Susan "Sue" Owen '94 August 31, 2023 1:20 PM updated: September 5, 2023 12:35 PM
As the first Silver Taps of the school year, it will also be the very first time many new Texas A&M students experience this century-old tradition.
Following are descriptions from a former executive officer of the Ross Volunteers honor guard that may help new Aggies learn what to expect, though the emotion of the ceremony itself can only be experienced in person.
Once the campus lights around the Academic Plaza are darkened at 10:15 p.m., time slows and voices hush. Students gather without talking, without taking pictures or video. Family members are offered seats at the center of the plaza.
At 10:30 p.m., slow steps can be heard as a special squad of Texas A&M’s Ross Volunteers enters the plaza, their distinctive white uniforms palely visible in the darkness.
Thus begins Silver Taps, held for over 100 years by Texas A&M students for their fellow students who have passed away.
“To be perfect and in perfect silence, that is the challenge,” said a former executive officer of the Ross Volunteers. “To get 21 people to take every step on time with each other is the beauty of the ceremony and the challenge.”
He and the other Ross Volunteers, as well as the buglers who play Silver Taps from the top of the Academic Building, do not identify themselves by name – a tradition that grew up after the 1960s to keep the focus of the ceremony on the Aggies being honored.
“The policy is not secrecy, but anonymity,” he said. “We don’t want a student to be standing there thinking, ‘That’s my friend doing that.’ We want the focus to be on the student and on the family.”
Before each Silver Taps, the RVs put in 3 to 5 hours’ practice.
“All the drill movements themselves are movements that RVs know how to do with a rifle,” he said. “It’s just the commands, the speed and the unison with which we do it” that make Silver Taps different.
The pace at which the RVs march for Silver Taps is “significantly” slower than their normal parade cadence. “It’s passed down, rather than measured. I don’t think I have written down anywhere the time between each step,” he said. “You keep in beat within your own head.”
This cadence is used only for Silver Taps. They don’t even use it at Muster, he said.
“Once we enter the plaza, then we go into Silver Taps cadence.”
The squad’s commander, who carries a saber, issues commands in near-silence. “Forward march, halt – all those things are not different, they’re just silent. It’s just done almost inaudibly.”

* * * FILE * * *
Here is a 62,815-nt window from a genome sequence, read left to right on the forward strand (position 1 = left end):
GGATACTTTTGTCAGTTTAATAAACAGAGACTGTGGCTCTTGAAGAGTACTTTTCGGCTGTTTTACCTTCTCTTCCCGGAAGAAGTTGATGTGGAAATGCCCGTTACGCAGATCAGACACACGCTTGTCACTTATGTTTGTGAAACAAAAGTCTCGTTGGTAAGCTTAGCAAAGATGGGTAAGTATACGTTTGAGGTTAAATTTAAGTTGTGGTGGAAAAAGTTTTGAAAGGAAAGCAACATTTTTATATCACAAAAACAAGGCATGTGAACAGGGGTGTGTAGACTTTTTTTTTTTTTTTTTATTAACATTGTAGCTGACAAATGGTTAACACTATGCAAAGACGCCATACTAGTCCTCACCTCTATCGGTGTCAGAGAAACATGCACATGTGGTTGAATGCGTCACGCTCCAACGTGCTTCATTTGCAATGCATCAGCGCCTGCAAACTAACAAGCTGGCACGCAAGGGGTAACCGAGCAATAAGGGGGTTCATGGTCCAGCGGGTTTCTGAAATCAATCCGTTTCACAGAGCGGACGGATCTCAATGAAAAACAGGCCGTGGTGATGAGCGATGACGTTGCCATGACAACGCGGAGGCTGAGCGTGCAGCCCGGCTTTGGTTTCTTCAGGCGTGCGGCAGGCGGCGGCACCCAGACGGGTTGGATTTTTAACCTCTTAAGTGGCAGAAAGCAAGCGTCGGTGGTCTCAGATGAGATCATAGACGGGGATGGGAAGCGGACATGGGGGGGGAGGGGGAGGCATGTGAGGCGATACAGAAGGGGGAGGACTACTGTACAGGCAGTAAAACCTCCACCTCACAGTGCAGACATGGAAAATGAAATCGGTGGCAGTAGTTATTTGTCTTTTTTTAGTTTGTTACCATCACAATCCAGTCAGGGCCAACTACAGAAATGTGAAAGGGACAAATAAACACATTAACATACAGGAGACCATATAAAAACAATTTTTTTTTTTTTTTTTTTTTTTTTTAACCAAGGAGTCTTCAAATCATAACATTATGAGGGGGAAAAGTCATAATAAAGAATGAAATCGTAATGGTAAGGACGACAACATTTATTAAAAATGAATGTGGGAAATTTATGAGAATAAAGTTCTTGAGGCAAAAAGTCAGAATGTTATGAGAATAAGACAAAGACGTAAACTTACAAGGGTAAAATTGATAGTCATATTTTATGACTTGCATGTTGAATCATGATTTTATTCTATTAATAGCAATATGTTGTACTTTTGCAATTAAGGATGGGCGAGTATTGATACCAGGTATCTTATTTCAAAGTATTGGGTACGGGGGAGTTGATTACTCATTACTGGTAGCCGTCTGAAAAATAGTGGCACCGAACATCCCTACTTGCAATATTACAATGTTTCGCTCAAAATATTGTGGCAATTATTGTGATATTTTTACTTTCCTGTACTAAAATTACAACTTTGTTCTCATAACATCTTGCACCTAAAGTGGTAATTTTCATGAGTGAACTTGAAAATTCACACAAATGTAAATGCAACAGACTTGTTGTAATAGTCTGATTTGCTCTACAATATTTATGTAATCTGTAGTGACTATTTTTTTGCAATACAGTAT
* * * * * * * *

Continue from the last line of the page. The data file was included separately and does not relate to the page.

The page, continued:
Proceeding to the center of the plaza, the squad stands at attention (marked by the sound of rifle butts touching the ground), at which point all Corps members in attendance also stand at attention.
The firing squad spaces out their ranks and executes a half-right face to get into position to fire. The commander orders the three rifle volleys – one squad at a time. After each volley, rifles are set back down.
High above and out of sight atop the Academic Building, six buglers play the slow, three-part arrangement of “Taps” created nearly a century ago by A&M band director Col. Richard Dunn. (Listen to a recording here.)
All cadets present salute throughout the three renditions of “Silver Taps.” Tradition says it is played once to the north, south and west, “but never to the east, because it is said the sun will never rise on that fallen Aggie again.”
When the buglers finish, the commander brings their saber back up, and all cadets present shift to parade rest.
The firing squad waits “for 21 bells from the clock tower, symbolic of the 21-gun salute.” Then they do a right-face, opposite the direction from which they entered the plaza, and march out at Silver Taps cadence.
When they reach the edge of the plaza, they switch to regular parade cadence. This signals the end of the ceremony.
Striving for perfection in the ceremony is their way of “showing that respect to the students and families,” he said.
Throughout the day of Silver Taps, the student Traditions Council offers the opportunity to write letters to the families of the students being honored.
Traditions Council hosts and escorts the family members for the ceremony.
The Ross Volunteers save the shell casings from the rifle volleys: “The blanks don’t discharge. We take them out when we’re back at the armories,” said the former executive officer.
“The shells are chromed and then given to the families along with some letters from the firing squad themselves.”
For fellow students, friends and family, the hope is that the ceremony offers honor and some measure of comfort. As Traditions Council puts it: “Although they’ve lost a family member, they still have an entire family here supporting them in Aggieland.”